Jeremy Swayman making strong case as Bruins goalie of the future

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The Bruins didn’t miss a beat when both of their goalies were out. Jeremy Swayman is why.

Tuukka Rask is since back and unquestionably their No. 1 goalie heading into the postseason, but the rookie out of Maine made a strong case to be the guy in the future.

In just his first pro season, Swayman has showed unflappable poise in net. He was previously the Hockey East goalie of the year, and made his professional debut with AHL Providence earlier this year.

He impressed. Called into duty in Boston earlier than expected, the young goalie was hardly fazed.

No, that doesn’t mean it’s time to sit the Vezina-winning, Stanley Cup-leading Rask. There’s no need to overreact to a rookie playing well. But it is worth thinking about how he’s going to fit in in the future, especially when he’s off to such a strong start.

The 22-year-old Swayman has won four of his first five outings with the Bruins, including a 25-save shutout of the Islanders. In Boston, the fanbase has been thrilled enough to have “Swayman for President” signs in the crowd during warmups.

“That’s just the best,” Swayman said. “I know I was a fan once when I was a little kid and I’d be so excited when a player acknowledged me. So, I just wanted to give back, and I know how much it means to other kids. And that was a pretty good sign. They put a lot of effort into that. Kudos to them. That was a pretty cool moment.”

His personality has captured the hearts of fans already. Quips about not being a “weird goalie” and loving shootouts have certainly been a deviation of the norm.


Swayman’s NHL career has tested him, too; of goalies with at least 200 minutes played, his .893 save percentage on high-danger shots is the best in the league. His poise has shown in the states as well. According to InStat, he’s allowed just four shots on goal off a rebound.

Swayman’s shots seen in the NHL, via InStat

It’s easy to get too excited about young players with an early flash of success, especially goalies. Traditionally, netminders take a bit longer to develop and be ready for a full time role. Carter Hart, a 22-year-old who was the top goalie prospect in the league, has struggled in his second full season.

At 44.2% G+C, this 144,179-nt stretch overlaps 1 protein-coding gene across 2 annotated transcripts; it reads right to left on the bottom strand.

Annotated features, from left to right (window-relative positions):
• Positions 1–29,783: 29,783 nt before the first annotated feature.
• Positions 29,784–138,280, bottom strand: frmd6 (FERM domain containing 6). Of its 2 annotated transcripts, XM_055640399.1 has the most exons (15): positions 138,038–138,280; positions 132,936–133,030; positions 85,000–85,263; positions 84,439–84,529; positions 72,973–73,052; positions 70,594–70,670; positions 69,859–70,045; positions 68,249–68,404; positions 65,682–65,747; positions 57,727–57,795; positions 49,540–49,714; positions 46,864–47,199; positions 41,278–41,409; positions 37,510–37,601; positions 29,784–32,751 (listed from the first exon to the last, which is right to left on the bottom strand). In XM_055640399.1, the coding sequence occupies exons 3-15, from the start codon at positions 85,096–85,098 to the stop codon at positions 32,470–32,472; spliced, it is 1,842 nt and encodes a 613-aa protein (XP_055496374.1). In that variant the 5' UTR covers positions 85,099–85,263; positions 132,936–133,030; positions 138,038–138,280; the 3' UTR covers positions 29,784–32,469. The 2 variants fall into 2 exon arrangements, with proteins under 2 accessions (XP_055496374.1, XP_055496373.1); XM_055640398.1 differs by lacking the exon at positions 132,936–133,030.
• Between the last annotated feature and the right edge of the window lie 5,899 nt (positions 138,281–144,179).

“Very composed,” Bruins head coach Bruce Cassidy said of Swayman. “He does have some of that Tuukka (in him). That technically sound, composed guy that never looks out of control. It’s good to see, good for him. He’s a good kid, he works hard. Both our young goaltenders have really stepped up when we needed them.”

Rask and Jaroslav Halak, the Bruins backup who has been on Covid protocol, are unrestricted free agents at the end of the season. The Bruins are in unknown territory where, it looks like Swayman is ready for a role, but they don’t want to bite off more than they can chew so early.

“You’ve gotta be careful with these young guys, especially at this position,” Cassidy said. “But having said that, this is five games where I don’t believe he has allowed a bad goal.”

The Bruins went 9-6-3 without Rask, led primarily by Swayman and fellow rookie goalie Dan Vladar, who also stepped up while Halak went out as well. This has also been during a stretch where the Bruins have been without Brandon Carlo and Matt Grzelcyk, and Charlie McAvoy and Kevan Miller missed time.

Rask’s return is a welcome one; he’s still an elite goalie at 34 years old, and they historically play better with him than without, overreactions to be ignored.

The Bruins already had some choices to make this offseason. There’s an expansion draft, there’s a flat cap, and their two veteran goalies are free agents. Speculation always follows Rask, who can’t seem to catch a break from the spotlight no matter what it is he’s dealing with.

Whether Swayman has made that choice easier or more difficult remains to be seen. It’s still just five games, and perhaps that’ll be all it is for some time. Or, maybe, fans should get used to seeing No. 1 in the crease.

And if that is the case sooner than they projected, they’d be smart to look to recent examples of why pacing a young goalie is so important.

Marisa Ingemi is a writer for Pro Hockey Talk on NBC Sports. Drop her a line at or follow her on Twitter @Marisa_Ingemi.

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